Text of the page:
Roberta Butterfield’s estate brought suit against her nursing home, Chautauqua Guest Home, Inc., after her death in 2019. Butterfield’s estate alleged various omissions on the part of the nursing home throughout her residency. Chautauqua timely answered and a discovery plan was subsequently agreed to. Plaintiffs then failed to serve a certificate of merit affidavit and Chautauqua filed a motion to dismiss with prejudice pursuant to Iowa Code 147.140. The district court dismissed all of the estate’s claims. The court of appeals confirmed.
On appeal, the Estate argued that the certificate of merit was unnecessary because that requirement does not apply to plaintiffs who need experts solely for causation (as opposed to the standard of care of breach). Chautauqua argued that all elements of the Estate’s claims were dependent on medical judgment and therefore required experts.
The Supreme Court determined that Section 147.140(1) is ambiguous as to when a certificate of merit is required. The statute says it applies to any cause of action in which an expert is needed, but then it only requires the expert to address the standard of care and breach elements in the certificate of merit affidavit. The statute does not explain whether a certificate of merit affidavit is required in cases where expert testimony is necessary only to establish other elements of a prima facie case, such as causation or damages. The Supreme Court relied on the legislative history of the statute to clarify the ambiguity. The Court analyzed the text of three draft bills that contained the certificate of merit requirements. The draft bills required a certificate of merit to attest to standard of care, breach, or causation. However, the enacted language removed the word ‘causation’, which the Supreme Court inferred to be an intentional exclusion. Ultimately, the Supreme Court ruled that Section 147.140(1)(a) does not require plaintiffs to submit certificates of merit attesting to causation even though expert testimony about causation is necessary for the plaintiff to state a prima facie case. Ultimately, when a cause of action does not require an expert for standard of care or breach, no certificate of merit is required.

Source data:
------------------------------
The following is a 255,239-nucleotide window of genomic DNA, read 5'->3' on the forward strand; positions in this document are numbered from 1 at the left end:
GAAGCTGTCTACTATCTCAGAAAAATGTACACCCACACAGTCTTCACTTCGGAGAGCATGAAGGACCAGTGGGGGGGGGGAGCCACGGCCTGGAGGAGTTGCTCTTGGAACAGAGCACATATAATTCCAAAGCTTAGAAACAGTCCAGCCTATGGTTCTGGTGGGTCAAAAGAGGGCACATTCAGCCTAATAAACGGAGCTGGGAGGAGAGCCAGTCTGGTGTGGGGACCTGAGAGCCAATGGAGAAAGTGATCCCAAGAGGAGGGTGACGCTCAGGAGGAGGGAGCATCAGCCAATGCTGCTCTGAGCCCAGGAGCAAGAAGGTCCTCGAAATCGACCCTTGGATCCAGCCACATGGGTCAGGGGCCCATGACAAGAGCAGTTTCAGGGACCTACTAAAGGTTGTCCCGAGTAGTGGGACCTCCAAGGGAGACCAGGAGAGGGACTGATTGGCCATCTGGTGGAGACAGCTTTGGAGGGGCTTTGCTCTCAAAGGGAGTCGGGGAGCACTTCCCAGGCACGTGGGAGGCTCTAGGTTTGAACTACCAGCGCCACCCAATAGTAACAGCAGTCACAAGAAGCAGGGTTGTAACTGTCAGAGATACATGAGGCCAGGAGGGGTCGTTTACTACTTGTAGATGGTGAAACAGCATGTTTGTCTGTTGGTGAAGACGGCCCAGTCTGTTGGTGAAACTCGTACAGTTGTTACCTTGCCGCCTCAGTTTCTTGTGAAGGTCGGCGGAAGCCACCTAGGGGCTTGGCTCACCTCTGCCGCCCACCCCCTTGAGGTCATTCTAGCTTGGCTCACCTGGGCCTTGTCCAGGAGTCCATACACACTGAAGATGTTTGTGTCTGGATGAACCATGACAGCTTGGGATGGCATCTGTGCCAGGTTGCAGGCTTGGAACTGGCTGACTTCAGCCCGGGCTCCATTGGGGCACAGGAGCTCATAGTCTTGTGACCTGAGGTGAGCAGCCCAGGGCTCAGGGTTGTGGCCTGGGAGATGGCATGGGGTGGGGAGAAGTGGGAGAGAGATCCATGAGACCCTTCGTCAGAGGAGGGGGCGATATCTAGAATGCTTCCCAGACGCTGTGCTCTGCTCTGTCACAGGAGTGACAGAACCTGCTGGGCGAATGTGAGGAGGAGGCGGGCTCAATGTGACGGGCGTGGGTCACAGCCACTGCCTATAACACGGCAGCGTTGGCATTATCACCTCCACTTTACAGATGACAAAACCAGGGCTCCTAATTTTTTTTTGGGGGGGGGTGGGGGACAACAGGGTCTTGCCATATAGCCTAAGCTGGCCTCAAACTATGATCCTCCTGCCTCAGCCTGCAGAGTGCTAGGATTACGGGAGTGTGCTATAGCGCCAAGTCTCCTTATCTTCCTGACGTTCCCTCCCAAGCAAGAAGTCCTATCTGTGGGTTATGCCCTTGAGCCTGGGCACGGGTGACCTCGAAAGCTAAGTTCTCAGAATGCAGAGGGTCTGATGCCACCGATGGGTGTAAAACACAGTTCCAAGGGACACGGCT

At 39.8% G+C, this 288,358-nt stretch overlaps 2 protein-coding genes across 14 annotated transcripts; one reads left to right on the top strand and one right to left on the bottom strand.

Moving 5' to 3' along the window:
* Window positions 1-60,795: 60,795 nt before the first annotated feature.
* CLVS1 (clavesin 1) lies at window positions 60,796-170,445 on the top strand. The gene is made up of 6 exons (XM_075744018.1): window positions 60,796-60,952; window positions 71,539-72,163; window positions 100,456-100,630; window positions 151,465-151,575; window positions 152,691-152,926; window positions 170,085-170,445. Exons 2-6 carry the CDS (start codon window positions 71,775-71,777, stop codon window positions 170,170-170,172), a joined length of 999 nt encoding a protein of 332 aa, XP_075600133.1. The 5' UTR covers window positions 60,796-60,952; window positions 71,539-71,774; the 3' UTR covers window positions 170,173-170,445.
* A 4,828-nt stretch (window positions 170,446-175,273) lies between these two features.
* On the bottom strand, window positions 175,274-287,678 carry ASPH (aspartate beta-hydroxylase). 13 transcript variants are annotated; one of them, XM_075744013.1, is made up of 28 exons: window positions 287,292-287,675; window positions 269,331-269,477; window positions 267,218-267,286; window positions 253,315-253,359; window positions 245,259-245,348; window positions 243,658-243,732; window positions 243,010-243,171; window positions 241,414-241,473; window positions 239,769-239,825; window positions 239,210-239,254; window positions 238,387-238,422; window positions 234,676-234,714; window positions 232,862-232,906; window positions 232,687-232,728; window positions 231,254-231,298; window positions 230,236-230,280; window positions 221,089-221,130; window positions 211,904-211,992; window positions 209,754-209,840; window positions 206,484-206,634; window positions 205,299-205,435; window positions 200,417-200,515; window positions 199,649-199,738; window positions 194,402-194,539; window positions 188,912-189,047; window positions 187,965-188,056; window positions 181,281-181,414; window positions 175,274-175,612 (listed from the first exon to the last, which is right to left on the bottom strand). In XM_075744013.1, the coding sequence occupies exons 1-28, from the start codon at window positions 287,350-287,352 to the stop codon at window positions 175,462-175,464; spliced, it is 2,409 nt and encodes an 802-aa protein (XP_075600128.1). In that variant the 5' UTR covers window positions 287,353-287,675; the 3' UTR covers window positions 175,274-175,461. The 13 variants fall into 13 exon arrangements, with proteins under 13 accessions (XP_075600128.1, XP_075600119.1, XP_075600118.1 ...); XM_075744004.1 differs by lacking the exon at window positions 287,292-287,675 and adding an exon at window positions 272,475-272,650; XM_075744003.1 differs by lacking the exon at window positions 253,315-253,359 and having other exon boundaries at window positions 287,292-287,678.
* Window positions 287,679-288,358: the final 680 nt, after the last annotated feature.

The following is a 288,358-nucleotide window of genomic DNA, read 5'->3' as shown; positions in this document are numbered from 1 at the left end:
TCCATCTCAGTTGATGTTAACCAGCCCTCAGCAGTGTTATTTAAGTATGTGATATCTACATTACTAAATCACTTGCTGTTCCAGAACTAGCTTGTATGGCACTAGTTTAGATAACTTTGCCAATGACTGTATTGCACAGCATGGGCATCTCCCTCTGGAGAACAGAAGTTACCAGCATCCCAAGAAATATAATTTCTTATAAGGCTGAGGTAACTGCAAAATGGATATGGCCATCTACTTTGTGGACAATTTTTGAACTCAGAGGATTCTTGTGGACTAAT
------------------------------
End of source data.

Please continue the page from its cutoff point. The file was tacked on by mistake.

Iowa law is well settled that professional negligence claims against healthcare providers require expert testimony. Struck v. Mercy Health Services-Iowa Corp, 973 N.W.2d 533, 539 (Iowa 2022). However, our Supreme Court has recognized some professional breaches to be so blatant that no expert testimony is required as to standard of care. Id. at 539. For example, breaches in which “the physician’s lack of care is so obvious as to be within the comprehension of a lay[person] and requires only common knowledge and experience to understand.” Id. The Supreme Court has now clarified that a certificate of merit affidavit is not required in those very limited circumstances in which an expert will only testify as to causation. This ruling does not alter the requirement to provide a certificate of merit affidavit when an expert will testify as to standard of care and breach, and confirms that a dismissal with prejudice is the consequence of a failure to do so.
Estate of Roberta Ann Butterfield by Bradley Dean Butterfield and Deanne Marie Rogers, Co-Administrators v. Chautauqua Guest Home, Inc. d/b/a Chautauqua Guest Home #3 and Chautauqua Guest Homes, No. 22-0101 (Iowa March 17, 2023).